Bangalore, Jan 26: Karnataka's ruling BJP deserves a trophy for sheer doggedness to be in office for a full term of five years, though each year of its reign since 2008 has been marred either by corruption scandals or inner party rebellion.
The party's first term in office in the state is due to end in May, but the party seems more preoccupied in fighting rebels than think about governance and welfare of the people of a state that is known as a technology and outsourcing hub and is crying for better civic infrastructure and services.
The current round of dissidence has taken BJP politics to new a low in the state with assembly speaker K.G. Bopaiah's whereabouts becoming a "mystery", resulting in Governor H.R. Bhardwaj seeking details of his tour.
Bopaiah was not present in his office Wednesday when 13 BJP rebels went to him to resign. The 13 are loyalists of former BJP chief minister B.S. Yeddyurappa, who quit the party and the assembly Nov 30 and is orchestrating the dissidence to bring down the Jagadish Shettar government.
The 13 included C.M. Udasi and Shobha Karandlage, who quit Wednesday as public works minister and energy minister respectively.
They met Bhardwaj Wednesday and asked about Bopaiah and requested him to accept their resignations immediately. The speaker's absence is a first for Karnataka.
A saving grace for the BJP is that for the first time it is going all out to defeat dissidents instead of bowing to them, as in the past.
While the first two rebellions were spearheaded by the mining barons, the Reddy brothers, against Yeddyurappa, the former chief minister has become the BJP's bane since he was forced to quit in July 2011 over mining bribery charges.
First, the party bent backwards to please the Reddys, and later danced to Yeddyurappa's tune to dump D.V. Sadananda Gowda as chief minister last July. Jagadish Shettar took over from Gowda.
With his ambition to be considered the BJP's supreme leader in the state rebuffed by the party, Yeddyurappa is now bent on depriving the party a second term in office. After quitting the BJP, he floated the Karnataka Janata Party.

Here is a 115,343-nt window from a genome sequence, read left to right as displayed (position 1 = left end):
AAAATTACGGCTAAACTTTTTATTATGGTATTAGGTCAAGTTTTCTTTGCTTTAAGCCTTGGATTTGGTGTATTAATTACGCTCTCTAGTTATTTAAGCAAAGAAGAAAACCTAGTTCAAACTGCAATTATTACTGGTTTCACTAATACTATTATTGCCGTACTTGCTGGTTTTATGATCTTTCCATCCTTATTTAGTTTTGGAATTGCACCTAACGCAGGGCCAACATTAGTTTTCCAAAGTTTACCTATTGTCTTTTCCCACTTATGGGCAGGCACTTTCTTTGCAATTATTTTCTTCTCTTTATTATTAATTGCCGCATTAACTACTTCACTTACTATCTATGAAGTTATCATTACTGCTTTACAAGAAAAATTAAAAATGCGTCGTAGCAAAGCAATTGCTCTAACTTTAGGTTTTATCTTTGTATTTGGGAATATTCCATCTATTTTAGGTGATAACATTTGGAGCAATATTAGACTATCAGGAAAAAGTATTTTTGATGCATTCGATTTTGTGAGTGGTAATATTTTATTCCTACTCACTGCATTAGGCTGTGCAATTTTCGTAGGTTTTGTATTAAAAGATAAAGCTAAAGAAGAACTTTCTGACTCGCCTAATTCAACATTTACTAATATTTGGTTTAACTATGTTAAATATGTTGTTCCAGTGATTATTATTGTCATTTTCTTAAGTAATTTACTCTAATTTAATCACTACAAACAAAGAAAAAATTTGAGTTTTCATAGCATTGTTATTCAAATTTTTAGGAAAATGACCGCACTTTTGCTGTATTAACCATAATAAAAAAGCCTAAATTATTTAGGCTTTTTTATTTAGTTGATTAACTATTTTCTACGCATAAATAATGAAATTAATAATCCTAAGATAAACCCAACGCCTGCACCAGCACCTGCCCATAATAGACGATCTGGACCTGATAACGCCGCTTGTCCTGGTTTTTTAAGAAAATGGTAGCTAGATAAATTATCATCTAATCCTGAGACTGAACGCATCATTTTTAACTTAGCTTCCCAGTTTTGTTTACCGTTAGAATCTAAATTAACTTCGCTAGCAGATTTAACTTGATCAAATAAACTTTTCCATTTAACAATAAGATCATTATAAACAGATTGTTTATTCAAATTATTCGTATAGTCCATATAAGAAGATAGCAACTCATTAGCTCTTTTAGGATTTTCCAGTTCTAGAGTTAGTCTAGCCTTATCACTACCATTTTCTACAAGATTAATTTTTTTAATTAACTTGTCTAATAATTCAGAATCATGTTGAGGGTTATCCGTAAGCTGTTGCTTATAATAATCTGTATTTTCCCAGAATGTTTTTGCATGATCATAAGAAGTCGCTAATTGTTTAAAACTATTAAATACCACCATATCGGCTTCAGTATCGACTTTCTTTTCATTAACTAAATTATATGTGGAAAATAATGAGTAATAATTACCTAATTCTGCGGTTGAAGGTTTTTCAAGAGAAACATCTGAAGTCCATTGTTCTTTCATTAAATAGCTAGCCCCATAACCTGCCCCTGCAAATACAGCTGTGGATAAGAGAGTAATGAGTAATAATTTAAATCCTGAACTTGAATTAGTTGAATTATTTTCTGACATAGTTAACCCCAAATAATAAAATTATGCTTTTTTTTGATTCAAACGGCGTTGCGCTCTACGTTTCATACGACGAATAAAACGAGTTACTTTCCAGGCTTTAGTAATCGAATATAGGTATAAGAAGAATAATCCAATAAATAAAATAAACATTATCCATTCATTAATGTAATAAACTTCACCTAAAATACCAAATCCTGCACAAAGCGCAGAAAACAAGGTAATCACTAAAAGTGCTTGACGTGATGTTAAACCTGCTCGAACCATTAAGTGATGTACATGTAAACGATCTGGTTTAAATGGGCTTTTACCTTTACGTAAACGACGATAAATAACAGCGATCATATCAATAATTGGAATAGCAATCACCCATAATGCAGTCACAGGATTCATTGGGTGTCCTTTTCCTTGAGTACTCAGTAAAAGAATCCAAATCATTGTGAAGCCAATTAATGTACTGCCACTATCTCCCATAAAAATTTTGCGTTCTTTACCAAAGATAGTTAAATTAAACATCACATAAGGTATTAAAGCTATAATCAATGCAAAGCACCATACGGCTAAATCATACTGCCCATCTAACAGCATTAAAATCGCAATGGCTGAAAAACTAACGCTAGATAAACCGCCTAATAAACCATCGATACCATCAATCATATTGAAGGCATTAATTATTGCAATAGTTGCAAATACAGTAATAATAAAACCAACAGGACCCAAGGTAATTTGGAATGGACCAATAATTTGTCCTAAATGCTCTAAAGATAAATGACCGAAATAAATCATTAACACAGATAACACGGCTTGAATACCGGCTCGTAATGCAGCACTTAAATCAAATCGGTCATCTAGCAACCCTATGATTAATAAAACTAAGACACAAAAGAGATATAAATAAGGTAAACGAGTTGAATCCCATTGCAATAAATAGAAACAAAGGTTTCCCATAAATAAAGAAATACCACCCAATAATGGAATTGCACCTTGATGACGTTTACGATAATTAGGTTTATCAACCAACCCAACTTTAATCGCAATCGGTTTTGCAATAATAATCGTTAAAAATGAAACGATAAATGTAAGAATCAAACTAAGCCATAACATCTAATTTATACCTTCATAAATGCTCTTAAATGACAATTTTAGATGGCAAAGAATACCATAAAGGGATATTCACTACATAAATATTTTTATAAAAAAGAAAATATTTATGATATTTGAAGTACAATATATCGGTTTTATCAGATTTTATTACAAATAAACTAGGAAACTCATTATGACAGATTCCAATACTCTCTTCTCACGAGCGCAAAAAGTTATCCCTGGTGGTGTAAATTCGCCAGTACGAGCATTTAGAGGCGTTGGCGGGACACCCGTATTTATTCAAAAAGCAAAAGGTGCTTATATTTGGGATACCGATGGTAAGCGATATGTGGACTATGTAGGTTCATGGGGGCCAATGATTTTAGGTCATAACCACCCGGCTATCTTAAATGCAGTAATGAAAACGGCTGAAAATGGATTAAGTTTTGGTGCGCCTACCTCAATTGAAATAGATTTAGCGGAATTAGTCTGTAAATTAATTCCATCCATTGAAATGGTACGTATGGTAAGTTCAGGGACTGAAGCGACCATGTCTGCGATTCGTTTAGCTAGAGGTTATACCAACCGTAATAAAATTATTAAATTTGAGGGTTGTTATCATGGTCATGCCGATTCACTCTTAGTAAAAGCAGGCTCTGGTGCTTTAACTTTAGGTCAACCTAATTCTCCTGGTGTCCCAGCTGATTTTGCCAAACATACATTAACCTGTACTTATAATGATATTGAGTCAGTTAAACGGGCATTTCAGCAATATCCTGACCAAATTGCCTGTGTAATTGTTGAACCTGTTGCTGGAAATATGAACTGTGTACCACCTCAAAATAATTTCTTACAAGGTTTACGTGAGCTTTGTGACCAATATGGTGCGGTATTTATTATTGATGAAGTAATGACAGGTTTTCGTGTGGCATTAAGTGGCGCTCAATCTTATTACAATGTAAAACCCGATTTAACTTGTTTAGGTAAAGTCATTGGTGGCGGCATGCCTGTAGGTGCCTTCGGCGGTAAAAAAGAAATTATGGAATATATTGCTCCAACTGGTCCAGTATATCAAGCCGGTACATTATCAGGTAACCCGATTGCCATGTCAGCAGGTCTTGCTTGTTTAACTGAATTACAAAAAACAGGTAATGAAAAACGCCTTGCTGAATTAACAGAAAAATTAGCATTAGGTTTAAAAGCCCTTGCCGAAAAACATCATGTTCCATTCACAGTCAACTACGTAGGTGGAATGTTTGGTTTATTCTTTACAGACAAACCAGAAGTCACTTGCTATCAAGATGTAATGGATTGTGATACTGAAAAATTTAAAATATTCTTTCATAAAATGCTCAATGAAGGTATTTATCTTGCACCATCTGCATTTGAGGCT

For months after he reluctantly left the chief minister's post, Yeddyurappa claimed the support of around 120 legislators in the 225-member assembly. The BJP's strength now stands at 118, including the speaker, as Yeddyurappa and another party legislator have quit the house.
His support base has now come down to 20 legislators, with 13 of them wanting to quit the assembly and the party as part of a strategy to prevent Shettar from presenting a full budget for 2013-14 on the grounds that he has lost majority and that assembly elections are due in May.
The opposition Congress and the Janata Dal-Secular, which have 71 and 26 members respectively in the assembly, have also been urging Shettar to desist from going in for a full budget.
But both the BJP and Shettar seem determined to present the budget Feb 8.
While ruling parties use the budget in an election year to boost their prospects by announcing populist programmes, it remains doubtful what electoral benefits the BJP can hope to gain by presenting it when its overall image lies shattered.
The BJP's intention to present a full budget is however serving the party's immediate goal: to score over dissidents, at least once in its first stint in power in the state.